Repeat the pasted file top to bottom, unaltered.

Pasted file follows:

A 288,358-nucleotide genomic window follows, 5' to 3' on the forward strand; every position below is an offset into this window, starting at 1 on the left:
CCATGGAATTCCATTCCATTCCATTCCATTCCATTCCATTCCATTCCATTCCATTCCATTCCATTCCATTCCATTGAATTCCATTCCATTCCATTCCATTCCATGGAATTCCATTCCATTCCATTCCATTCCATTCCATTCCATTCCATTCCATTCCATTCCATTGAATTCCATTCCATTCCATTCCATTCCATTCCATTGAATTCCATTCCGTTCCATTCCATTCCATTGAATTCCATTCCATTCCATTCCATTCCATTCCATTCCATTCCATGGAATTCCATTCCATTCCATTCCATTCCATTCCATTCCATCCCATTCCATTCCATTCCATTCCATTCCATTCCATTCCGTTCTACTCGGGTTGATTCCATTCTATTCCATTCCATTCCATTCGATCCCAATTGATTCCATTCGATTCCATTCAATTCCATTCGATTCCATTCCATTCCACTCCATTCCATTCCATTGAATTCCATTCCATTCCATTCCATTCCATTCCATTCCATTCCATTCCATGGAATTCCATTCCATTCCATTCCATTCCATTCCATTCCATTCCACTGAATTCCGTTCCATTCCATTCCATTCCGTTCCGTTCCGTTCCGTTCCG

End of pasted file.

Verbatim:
A 288,358-nucleotide genomic window follows, 5' to 3' on the forward strand; every position below is an offset into this window, starting at 1 on the left:
CCATGGAATTCCATTCCATTCCATTCCATTCCATTCCATTCCATTCCATTCCATTCCATTCCATTCCATTCCATTGAATTCCATTCCATTCCATTCCATTCCATGGAATTCCATTCCATTCCATTCCATTCCATTCCATTCCATTCCATTCCATTCCATTCCATTGAATTCCATTCCATTCCATTCCATTCCATTCCATTGAATTCCATTCCGTTCCATTCCATTCCATTGAATTCCATTCCATTCCATTCCATTCCATTCCATTCCATTCCATGGAATTCCATTCCATTCCATTCCATTCCATTCCATTCCATCCCATTCCATTCCATTCCATTCCATTCCATTCCATTCCGTTCTACTCGGGTTGATTCCATTCTATTCCATTCCATTCCATTCGATCCCAATTGATTCCATTCGATTCCATTCAATTCCATTCGATTCCATTCCATTCCACTCCATTCCATTCCATTGAATTCCATTCCATTCCATTCCATTCCATTCCATTCCATTCCATTCCATGGAATTCCATTCCATTCCATTCCATTCCATTCCATTCCATTCCACTGAATTCCGTTCCATTCCATTCCATTCCGTTCCGTTCCGTTCCGTTCCG